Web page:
Everyone knows that we pay a lot of property tax. What everyone doesn’t know is that Atherton only gets about 8% of the general property tax. The rest goes to the Fire District, the Schools, the County and others listed on your bill. Because Atherton gets almost zero sales or use tax because we are a residential community, we have a parcel tax to retain our police force and to keep up our roads. Over the next year, the Council will look at alternatives that could replace the parcel tax in part or in whole. There are four alternatives that are being considered are 1) retain the parcel tax ($750/parcel for most residents), 2) add a business tax that would be paid by those doing business in Atherton who aren’t sole practitioners, 3) replace the parcel tax with a utility users tax that would tax our utility use and 4) replace the parcel tax with a property transfer tax that would subject any real property transfer to a fee (to implement this Atherton would have to become a charter city). Any tax, including renewal of the parcel tax, will need to be placed on the November 2017 ballot. I am very interested in your opinions on these four options.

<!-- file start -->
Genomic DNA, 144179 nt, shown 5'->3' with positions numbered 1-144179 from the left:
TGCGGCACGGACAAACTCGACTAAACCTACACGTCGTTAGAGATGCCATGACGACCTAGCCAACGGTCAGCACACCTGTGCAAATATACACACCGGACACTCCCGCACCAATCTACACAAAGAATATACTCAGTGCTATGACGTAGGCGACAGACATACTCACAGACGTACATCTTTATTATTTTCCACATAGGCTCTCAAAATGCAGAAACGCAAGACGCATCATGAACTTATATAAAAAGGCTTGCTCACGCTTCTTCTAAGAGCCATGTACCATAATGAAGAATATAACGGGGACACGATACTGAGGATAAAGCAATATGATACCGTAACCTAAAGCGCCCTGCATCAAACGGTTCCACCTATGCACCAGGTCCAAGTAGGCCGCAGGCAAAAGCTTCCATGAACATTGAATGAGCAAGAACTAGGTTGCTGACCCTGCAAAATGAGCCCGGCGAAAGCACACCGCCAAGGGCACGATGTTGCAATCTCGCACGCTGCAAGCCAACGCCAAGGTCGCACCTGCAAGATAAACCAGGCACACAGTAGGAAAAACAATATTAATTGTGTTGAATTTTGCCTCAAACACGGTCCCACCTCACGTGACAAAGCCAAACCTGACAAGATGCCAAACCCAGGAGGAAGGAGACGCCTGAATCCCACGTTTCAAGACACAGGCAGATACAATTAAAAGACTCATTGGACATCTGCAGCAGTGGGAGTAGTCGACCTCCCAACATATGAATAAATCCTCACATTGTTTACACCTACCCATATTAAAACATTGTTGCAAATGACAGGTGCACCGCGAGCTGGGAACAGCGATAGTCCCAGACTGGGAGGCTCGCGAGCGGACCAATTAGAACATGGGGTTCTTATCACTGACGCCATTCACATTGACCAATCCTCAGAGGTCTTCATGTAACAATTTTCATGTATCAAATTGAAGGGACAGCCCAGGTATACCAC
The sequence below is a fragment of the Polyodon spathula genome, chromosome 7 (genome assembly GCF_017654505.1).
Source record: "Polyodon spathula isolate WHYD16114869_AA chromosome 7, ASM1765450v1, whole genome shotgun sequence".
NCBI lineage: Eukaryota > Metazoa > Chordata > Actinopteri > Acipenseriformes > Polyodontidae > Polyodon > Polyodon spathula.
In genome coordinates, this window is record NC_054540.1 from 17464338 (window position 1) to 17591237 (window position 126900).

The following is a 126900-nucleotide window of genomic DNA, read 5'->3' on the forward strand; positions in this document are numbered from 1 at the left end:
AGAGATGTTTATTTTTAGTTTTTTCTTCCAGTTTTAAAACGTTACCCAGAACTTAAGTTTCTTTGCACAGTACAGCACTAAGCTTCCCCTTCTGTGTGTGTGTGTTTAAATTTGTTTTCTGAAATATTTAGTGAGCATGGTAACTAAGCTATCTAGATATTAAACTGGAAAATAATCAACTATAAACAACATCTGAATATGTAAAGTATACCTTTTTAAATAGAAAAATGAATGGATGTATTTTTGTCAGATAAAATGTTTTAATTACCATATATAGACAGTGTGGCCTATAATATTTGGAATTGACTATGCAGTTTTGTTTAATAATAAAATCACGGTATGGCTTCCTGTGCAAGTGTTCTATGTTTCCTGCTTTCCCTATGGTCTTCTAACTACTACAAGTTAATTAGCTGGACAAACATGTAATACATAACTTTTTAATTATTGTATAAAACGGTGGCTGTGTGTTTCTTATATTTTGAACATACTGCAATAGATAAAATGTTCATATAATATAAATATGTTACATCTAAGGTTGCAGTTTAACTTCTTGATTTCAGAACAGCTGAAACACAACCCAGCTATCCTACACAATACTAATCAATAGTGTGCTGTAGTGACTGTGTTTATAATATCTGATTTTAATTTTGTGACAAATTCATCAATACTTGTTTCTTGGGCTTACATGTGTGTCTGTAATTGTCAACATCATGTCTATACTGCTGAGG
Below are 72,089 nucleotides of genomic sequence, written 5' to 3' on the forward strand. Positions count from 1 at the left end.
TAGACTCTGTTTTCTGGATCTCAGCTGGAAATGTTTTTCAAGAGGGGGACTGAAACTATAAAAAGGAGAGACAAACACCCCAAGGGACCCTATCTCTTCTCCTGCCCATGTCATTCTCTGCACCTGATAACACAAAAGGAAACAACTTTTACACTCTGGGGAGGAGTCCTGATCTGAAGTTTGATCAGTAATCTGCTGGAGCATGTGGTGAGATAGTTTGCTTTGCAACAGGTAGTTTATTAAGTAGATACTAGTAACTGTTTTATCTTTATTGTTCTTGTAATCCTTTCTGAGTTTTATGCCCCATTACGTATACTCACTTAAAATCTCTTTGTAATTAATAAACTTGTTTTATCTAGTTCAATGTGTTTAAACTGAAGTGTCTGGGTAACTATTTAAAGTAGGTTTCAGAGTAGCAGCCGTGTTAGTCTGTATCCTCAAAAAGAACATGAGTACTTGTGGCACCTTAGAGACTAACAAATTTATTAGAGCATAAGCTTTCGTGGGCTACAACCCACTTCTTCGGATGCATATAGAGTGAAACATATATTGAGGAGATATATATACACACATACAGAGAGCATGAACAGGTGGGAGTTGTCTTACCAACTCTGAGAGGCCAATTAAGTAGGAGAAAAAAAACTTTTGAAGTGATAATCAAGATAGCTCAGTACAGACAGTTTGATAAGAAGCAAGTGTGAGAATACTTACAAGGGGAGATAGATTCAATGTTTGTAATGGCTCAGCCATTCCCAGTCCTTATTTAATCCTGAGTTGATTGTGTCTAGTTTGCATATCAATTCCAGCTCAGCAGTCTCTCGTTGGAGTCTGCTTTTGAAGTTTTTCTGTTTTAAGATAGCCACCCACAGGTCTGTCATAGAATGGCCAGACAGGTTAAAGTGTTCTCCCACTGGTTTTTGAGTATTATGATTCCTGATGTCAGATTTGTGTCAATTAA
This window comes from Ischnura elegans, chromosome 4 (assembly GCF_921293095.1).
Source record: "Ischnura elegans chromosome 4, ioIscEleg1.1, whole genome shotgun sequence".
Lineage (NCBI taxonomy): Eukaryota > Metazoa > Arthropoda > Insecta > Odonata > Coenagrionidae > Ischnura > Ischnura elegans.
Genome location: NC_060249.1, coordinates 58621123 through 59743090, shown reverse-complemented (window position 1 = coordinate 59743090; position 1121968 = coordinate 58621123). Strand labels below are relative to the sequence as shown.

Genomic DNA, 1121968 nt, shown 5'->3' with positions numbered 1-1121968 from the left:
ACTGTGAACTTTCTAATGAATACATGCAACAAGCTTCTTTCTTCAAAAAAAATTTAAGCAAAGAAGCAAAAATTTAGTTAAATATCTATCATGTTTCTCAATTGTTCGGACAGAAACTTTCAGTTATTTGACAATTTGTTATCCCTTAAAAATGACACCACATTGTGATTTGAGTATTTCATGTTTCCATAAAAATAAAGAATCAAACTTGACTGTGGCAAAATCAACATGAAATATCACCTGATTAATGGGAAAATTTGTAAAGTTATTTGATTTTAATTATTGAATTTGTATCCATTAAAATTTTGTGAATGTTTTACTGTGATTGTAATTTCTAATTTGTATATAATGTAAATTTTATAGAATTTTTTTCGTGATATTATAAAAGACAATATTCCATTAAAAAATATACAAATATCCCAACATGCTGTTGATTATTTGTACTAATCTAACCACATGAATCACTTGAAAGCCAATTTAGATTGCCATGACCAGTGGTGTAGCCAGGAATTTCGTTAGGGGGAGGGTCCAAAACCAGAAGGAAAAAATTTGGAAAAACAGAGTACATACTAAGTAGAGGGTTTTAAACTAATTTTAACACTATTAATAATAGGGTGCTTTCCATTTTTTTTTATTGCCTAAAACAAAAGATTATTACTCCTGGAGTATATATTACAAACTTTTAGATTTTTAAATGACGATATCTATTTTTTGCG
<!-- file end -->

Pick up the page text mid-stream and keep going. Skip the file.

What I haven’t addressed in this tax outline is any additional tax to supplement private donations to pay for the civic center. I will address this in a letter that I send out in March 2017, but I don’t believe that an additional tax will be necessary. We have a general fund surplus because of a state rebate program, called ERAF. I expect that this surplus combined with what we select from the above four options should be enough to supplement private donations and pay for the civic center.
I want to repeat that it is a real honor to represent our community as a member of the Town Council and on the SMC Library and PCE Board of Directors. If you have comments or would like to talk, please send an email. I look forward to meeting each of you.
84 Clay Drive
Atherton, CA 94027